"I had heard from two different sources that said the board of trustees had met and they were $200 million in the hole and they were seriously considering not doing football. I also heard from another person that Scelfo himself had told some coaches that they probably weren't going (to play)," Boone told The Commercial Appeal. "What I did was I went and told Ed they may want to at least look at some of those kids in case they don't. I hope they do because that would be the greatest thing in the world, but don't be caught off base.


      "One of our coaches knew one of their coaches, and he just called him and asked him and the guy said I don't know anything about it. That was it. I thought it was the proper thing to do. If you're going to call somebody, obviously you can't call any players. You want to talk to somebody you know and just find out."


      Boone said no Tulane players were contacted, but Tulane athletic director Rick Dickson obviously doesn't buy all of Boone's explanation.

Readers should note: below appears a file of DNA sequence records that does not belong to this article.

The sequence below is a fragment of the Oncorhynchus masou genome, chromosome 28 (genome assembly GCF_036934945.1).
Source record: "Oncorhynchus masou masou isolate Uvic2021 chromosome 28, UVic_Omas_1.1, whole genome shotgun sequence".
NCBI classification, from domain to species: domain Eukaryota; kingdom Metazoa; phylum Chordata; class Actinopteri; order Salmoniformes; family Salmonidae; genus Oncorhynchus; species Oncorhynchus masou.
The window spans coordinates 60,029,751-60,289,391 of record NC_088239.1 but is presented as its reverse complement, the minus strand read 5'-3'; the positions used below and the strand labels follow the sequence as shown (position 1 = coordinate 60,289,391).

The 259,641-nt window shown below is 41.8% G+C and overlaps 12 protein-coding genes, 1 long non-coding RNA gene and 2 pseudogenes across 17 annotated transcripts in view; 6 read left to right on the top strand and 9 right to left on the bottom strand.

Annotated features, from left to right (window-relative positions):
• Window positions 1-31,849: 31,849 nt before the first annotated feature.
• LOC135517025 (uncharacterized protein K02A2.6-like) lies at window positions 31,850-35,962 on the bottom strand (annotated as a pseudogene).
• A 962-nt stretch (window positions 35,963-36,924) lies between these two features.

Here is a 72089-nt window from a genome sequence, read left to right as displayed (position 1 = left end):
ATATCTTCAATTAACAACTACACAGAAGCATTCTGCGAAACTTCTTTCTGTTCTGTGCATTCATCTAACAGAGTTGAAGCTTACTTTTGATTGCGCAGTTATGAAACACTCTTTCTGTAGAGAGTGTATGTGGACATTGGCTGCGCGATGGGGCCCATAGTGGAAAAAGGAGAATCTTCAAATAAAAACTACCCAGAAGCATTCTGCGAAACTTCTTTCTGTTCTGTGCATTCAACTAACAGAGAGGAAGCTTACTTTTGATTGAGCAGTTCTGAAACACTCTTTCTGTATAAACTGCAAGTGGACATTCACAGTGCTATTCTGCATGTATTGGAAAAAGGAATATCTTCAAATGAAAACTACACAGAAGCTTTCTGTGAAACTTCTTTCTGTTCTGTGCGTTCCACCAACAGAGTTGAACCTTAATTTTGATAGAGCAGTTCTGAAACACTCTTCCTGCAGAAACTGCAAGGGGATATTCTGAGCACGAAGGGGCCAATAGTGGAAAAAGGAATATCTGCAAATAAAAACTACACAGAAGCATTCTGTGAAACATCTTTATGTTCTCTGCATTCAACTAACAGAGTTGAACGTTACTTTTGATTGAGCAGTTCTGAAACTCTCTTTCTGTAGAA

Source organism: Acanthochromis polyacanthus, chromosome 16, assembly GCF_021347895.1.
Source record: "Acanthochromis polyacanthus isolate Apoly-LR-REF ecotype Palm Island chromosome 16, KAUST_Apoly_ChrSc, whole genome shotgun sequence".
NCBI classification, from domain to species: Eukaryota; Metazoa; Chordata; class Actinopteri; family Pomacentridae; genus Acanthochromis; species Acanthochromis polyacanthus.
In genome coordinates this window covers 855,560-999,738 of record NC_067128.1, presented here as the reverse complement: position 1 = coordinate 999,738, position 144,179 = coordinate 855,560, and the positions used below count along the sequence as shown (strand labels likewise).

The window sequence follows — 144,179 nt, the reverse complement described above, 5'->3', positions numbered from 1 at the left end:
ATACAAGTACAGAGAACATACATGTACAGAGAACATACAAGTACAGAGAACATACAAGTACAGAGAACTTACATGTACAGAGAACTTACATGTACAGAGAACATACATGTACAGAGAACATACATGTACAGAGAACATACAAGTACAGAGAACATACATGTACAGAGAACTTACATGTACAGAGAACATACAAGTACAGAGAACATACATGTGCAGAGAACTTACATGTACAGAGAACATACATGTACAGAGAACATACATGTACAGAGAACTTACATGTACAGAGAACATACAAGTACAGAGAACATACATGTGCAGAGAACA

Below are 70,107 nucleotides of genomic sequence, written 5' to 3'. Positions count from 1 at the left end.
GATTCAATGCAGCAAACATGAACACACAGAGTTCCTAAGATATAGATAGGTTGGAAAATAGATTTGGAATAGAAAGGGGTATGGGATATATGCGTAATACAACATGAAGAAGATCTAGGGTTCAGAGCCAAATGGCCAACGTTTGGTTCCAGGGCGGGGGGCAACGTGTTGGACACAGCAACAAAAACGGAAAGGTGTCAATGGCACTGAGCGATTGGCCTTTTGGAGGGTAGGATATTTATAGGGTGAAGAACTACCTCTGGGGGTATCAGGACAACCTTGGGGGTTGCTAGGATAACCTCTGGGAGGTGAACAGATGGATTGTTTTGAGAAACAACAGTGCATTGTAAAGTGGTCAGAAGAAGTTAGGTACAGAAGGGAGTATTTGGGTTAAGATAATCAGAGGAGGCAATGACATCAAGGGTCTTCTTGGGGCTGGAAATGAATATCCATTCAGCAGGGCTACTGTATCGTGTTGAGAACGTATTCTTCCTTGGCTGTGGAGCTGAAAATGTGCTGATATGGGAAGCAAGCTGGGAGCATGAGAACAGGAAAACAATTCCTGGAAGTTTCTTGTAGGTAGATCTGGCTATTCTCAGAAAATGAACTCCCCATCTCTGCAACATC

"I'm not going to engage in any public debate over semantics," Dickson said. "We handled it in what we thought was the right way. I went through the conference office and asked them to handle it, then I went to the institution."


      Orgeron has since come out and defended the actions of his staff, saying Ole Miss did nothing wrong by simply asking a Tulane assistant coach about the possibility of players transferring to Ole Miss if Tulane dropped football.


      "I just know that we did the right thing," Orgeron said. "We called an assistant coach and said that we heard that football may not be going on at Tulane, and we would like to go through the proper channels when the time comes. That's all that happened."


      That's all? OK, so no one violated any rules, but some in the football world say Ole Miss violated Tulane anyway.


      "It's totally unethical," Southern Miss coach Jeff Bower said. "I don't know if it's illegal. If they contacted players, it was illegal. But contacting a coach, that's very unethical and you don't do something like that. That's pretty low."